Mandatory minimum sentences and ‘three strikes, you’re out’ laws on nonviolent offenders has done little to curb the illegal drug trade in our country — instead, these cruel sentencing guidelines have destroyed entire communities, disproportionally poor and of color.
Jeff Sessions' decision to move forward with his War on Drugs 2.0 and enforce draconian sentencing requirements for nonviolent drug offenders is taking us back to a time when our justice system did not treat everyone equally. It will reignite our nation's costly and shameful trend of mass incarceration at a time when both Democrats and Republicans have proposed going in the opposite direction.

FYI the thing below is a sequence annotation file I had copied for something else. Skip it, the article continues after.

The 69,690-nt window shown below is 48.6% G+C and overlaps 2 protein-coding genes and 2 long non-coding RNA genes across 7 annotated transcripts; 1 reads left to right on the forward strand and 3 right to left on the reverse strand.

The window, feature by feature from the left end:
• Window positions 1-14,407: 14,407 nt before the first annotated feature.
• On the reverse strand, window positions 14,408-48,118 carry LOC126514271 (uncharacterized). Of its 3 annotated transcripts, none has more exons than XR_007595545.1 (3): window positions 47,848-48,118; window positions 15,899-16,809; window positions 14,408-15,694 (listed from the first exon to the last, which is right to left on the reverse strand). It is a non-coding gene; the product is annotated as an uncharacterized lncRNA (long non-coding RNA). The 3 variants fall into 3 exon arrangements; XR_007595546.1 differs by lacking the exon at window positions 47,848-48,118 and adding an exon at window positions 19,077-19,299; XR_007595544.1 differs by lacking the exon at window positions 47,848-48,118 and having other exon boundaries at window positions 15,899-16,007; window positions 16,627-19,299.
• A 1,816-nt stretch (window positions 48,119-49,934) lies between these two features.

Consider these disturbing facts when reflecting on the War on Drugs and mass incarceration:
1. The US has nearly 5% of the world's population, but has nearly 25% of its prisoners.
2. Since 1980, our federal prison population has exploded almost 800% — largely nonviolent drug offenders rounded up in our War on Drugs.
3. More people are in jail today for drug offenses than were incarcerated for any reason at all in 1980.
This decision to lock up nonviolent drug offenders for as long as possible will not make us safer, will increase the tremendous $100 billion of taxpayer money we already spend on our prison system annually, and will disproportionally hurt poor and minority communities.
We must speak out against Jeff Sessions' policy that clearly does not benefit the public good. The biggest beneficiary of this misguided policy will be private prison corporations — this is wrong.